### Probability and Statistical Analysis

Statistics and statistical methods are used in sociology to describe and draw inferences about populations. Statistical analysis can give researchers various types of information. It can help to support or refute a hypothesis, summarize information, and show probabilities. A **probability** is the likelihood that a specific behavior or event will occur. **Inferential statistics** is an approach to analyzing data that begins with a hypothesis and explores if data are consistent with this hypothesis. Inferential statistics is used for making inferences about the larger population from which the sample (the group studied) was drawn. The goal of inferential statistics is to draw a conclusion about a sample and generalize it to a larger population (draw general conclusions about a whole group, a whole community, or a whole society, based on information obtained from a smaller group). In order to do this as accurately as possible, the researcher must have confidence that the sample reflects the population. Random sampling gives the most confidence that the sample will represent the population. **Descriptive statistics** is an approach to analyzing data that explains the data and summarizes the sample. This method of analysis describes the data in some way. Charts and graphs that compare data are a form of descriptive statistics. For example, a chart might show the average age of marriage for women at different time periods.

Statistical analysis is useful in many situations. Many aspects of people's lives cannot be based on instinct or trial and error. Decisions based on data can provide better results. This is true in the business world, in the medical field, and in studying the social world. Consider how statistical analysis can impact education. In order for a society to make decisions about how to educate children, it can be useful to have data that is correctly interpreted about a range of issues such as when most children learn to read or what teaching approaches are most successful. In sociology, researchers use statistical analysis to make connections that might be obscurely recognized or understood. Sociologists use statistical analysis to study social and cultural issues and changes in society. Statistical analysis is helpful when researchers need to measure things, examine relationships, make predictions, test hypotheses, develop theories, make comparisons, describe phenomena, and explore issues.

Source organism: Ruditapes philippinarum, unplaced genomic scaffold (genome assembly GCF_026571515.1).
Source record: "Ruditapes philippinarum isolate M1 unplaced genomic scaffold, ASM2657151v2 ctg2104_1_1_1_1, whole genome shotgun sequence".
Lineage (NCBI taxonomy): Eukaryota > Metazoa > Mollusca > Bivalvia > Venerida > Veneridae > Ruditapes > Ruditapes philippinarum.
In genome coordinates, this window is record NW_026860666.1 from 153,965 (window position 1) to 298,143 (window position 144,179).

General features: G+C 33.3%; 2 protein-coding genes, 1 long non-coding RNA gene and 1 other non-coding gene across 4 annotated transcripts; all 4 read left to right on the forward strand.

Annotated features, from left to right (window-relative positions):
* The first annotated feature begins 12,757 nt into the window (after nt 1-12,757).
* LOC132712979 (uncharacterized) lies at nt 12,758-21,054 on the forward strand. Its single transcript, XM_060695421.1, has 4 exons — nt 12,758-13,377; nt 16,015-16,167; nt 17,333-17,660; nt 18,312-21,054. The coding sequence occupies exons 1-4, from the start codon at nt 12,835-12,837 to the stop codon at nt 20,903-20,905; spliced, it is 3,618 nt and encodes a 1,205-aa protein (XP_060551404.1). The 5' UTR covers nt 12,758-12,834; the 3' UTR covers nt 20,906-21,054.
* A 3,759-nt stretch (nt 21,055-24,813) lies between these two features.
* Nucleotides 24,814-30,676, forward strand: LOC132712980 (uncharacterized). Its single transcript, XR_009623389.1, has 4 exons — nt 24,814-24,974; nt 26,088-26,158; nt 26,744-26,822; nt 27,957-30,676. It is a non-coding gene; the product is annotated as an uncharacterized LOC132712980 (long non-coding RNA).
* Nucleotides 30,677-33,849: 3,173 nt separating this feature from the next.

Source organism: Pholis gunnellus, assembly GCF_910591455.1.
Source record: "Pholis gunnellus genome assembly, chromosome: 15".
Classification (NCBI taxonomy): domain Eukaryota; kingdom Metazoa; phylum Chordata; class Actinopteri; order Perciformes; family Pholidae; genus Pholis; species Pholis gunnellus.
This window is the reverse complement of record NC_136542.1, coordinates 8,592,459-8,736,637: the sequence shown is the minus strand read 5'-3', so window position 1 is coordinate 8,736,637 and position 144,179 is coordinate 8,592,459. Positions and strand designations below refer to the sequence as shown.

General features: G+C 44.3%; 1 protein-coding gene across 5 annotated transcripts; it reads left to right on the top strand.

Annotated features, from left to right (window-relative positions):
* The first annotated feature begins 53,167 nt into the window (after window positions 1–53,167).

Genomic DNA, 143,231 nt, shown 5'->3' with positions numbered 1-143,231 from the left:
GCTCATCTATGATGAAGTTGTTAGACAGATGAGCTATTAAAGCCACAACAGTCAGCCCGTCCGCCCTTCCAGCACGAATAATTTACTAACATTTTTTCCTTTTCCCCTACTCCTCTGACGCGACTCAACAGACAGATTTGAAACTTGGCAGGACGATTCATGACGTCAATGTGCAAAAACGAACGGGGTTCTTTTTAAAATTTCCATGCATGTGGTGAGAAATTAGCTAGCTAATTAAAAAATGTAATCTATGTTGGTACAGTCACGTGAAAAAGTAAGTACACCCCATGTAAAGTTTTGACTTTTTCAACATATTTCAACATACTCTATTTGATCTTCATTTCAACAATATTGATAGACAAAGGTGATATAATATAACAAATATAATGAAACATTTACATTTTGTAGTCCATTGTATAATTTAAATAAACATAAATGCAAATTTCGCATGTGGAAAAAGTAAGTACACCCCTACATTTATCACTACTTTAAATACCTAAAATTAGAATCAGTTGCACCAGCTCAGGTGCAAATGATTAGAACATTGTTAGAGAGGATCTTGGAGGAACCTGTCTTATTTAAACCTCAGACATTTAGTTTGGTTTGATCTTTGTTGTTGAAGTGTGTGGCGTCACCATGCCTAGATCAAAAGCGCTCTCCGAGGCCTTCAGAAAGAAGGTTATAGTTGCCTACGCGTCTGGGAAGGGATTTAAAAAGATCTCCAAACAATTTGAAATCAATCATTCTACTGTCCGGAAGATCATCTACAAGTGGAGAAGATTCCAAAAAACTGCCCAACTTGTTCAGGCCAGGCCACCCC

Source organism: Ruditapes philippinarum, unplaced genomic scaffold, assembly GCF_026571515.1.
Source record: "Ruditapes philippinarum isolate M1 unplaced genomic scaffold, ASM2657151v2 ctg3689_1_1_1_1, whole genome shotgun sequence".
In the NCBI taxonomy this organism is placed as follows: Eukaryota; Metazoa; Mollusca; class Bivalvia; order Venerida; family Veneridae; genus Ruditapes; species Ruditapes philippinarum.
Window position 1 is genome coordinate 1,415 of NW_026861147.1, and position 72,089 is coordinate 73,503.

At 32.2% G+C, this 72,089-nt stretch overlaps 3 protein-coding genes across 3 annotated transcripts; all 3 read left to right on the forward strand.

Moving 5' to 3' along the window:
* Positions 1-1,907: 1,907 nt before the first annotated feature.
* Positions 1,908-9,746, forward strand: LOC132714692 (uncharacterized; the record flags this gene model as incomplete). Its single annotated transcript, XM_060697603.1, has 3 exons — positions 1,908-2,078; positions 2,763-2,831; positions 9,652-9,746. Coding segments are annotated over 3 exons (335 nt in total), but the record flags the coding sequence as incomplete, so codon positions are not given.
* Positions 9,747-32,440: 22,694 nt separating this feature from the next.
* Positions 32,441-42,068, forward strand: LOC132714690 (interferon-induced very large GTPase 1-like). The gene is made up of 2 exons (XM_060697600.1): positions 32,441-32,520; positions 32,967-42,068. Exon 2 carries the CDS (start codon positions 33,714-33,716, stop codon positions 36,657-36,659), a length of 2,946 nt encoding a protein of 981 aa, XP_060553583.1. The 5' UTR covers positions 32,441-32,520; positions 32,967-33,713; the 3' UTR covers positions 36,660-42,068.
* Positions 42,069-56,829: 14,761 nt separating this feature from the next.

An example of how researchers can use statistics is the study of poverty and obesity. In the United States both poverty and obesity are issues of concern. Statistical analysis shows that there is a correlation between poverty and obesity in the United States: higher percentages of individuals living in poverty have higher rates of obesity. This statistical information provides researchers with information about both poverty and obesity, suggesting potential areas of research. The information does not show that poverty is the only factor that leads to high rates of obesity,but it does show that there is a connection between these two problems. It is important that the data be correctly analyzed and interpreted. Analysis of data can reveal questions that require additional study. Further research can help researchers, policy makers, and medical professionals better understand how best to address poverty and obesity. Another example is data about rampage shooters, people who perpetrate mass shootings in which many victims are targeted. Analysis of data shows that the vast majority of rampage shooters are relatively young, white, and male. This analysis can help researchers and society at large try to make sense of this type of violence by focusing on those specific demographic groups (young, white, and male). It can also help combat misunderstandings that target certain groups unfairly and hinder progress toward solving a problem. In the case of rampage shooters, perpetrators are often assumed to be mentally ill. Statistical analysis of data about rampage shooters can help to push back against the incorrect idea that mentally ill people are often dangerous.